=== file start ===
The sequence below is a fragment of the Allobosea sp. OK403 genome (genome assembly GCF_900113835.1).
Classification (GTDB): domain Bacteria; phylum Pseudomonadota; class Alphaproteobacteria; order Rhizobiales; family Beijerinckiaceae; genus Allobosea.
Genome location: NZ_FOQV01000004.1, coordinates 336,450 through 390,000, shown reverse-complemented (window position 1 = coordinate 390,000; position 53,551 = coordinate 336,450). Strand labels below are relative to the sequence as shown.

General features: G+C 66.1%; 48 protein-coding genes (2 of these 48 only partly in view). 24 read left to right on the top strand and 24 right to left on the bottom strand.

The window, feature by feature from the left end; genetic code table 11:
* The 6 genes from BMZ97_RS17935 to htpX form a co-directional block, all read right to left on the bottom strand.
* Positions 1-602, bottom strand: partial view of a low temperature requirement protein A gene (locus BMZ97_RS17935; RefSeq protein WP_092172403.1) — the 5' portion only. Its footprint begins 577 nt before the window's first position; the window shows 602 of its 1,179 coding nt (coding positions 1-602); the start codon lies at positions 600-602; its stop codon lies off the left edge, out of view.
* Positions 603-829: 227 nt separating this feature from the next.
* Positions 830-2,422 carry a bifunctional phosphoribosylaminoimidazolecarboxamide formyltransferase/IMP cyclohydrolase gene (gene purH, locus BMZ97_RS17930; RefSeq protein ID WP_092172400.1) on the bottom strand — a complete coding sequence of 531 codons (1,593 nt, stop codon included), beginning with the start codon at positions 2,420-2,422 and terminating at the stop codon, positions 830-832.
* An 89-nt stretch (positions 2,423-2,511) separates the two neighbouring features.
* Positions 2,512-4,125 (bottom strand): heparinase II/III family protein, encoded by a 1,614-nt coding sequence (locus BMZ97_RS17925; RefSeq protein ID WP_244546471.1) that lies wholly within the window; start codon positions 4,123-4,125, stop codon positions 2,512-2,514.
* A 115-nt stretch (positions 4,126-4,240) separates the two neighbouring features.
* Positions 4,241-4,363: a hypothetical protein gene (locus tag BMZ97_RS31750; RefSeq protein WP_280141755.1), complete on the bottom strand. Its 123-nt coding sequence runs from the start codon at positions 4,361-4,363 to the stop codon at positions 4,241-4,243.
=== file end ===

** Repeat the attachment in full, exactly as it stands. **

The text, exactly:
The sequence below is a fragment of the Allobosea sp. OK403 genome (genome assembly GCF_900113835.1).
Classification (GTDB): domain Bacteria; phylum Pseudomonadota; class Alphaproteobacteria; order Rhizobiales; family Beijerinckiaceae; genus Allobosea.
Genome location: NZ_FOQV01000004.1, coordinates 336,450 through 390,000, shown reverse-complemented (window position 1 = coordinate 390,000; position 53,551 = coordinate 336,450). Strand labels below are relative to the sequence as shown.

General features: G+C 66.1%; 48 protein-coding genes (2 of these 48 only partly in view). 24 read left to right on the top strand and 24 right to left on the bottom strand.

The window, feature by feature from the left end; genetic code table 11:
* The 6 genes from BMZ97_RS17935 to htpX form a co-directional block, all read right to left on the bottom strand.
* Positions 1-602, bottom strand: partial view of a low temperature requirement protein A gene (locus BMZ97_RS17935; RefSeq protein WP_092172403.1) — the 5' portion only. Its footprint begins 577 nt before the window's first position; the window shows 602 of its 1,179 coding nt (coding positions 1-602); the start codon lies at positions 600-602; its stop codon lies off the left edge, out of view.
* Positions 603-829: 227 nt separating this feature from the next.
* Positions 830-2,422 carry a bifunctional phosphoribosylaminoimidazolecarboxamide formyltransferase/IMP cyclohydrolase gene (gene purH, locus BMZ97_RS17930; RefSeq protein ID WP_092172400.1) on the bottom strand — a complete coding sequence of 531 codons (1,593 nt, stop codon included), beginning with the start codon at positions 2,420-2,422 and terminating at the stop codon, positions 830-832.
* An 89-nt stretch (positions 2,423-2,511) separates the two neighbouring features.
* Positions 2,512-4,125 (bottom strand): heparinase II/III family protein, encoded by a 1,614-nt coding sequence (locus BMZ97_RS17925; RefSeq protein ID WP_244546471.1) that lies wholly within the window; start codon positions 4,123-4,125, stop codon positions 2,512-2,514.
* A 115-nt stretch (positions 4,126-4,240) separates the two neighbouring features.
* Positions 4,241-4,363: a hypothetical protein gene (locus tag BMZ97_RS31750; RefSeq protein WP_280141755.1), complete on the bottom strand. Its 123-nt coding sequence runs from the start codon at positions 4,361-4,363 to the stop codon at positions 4,241-4,243.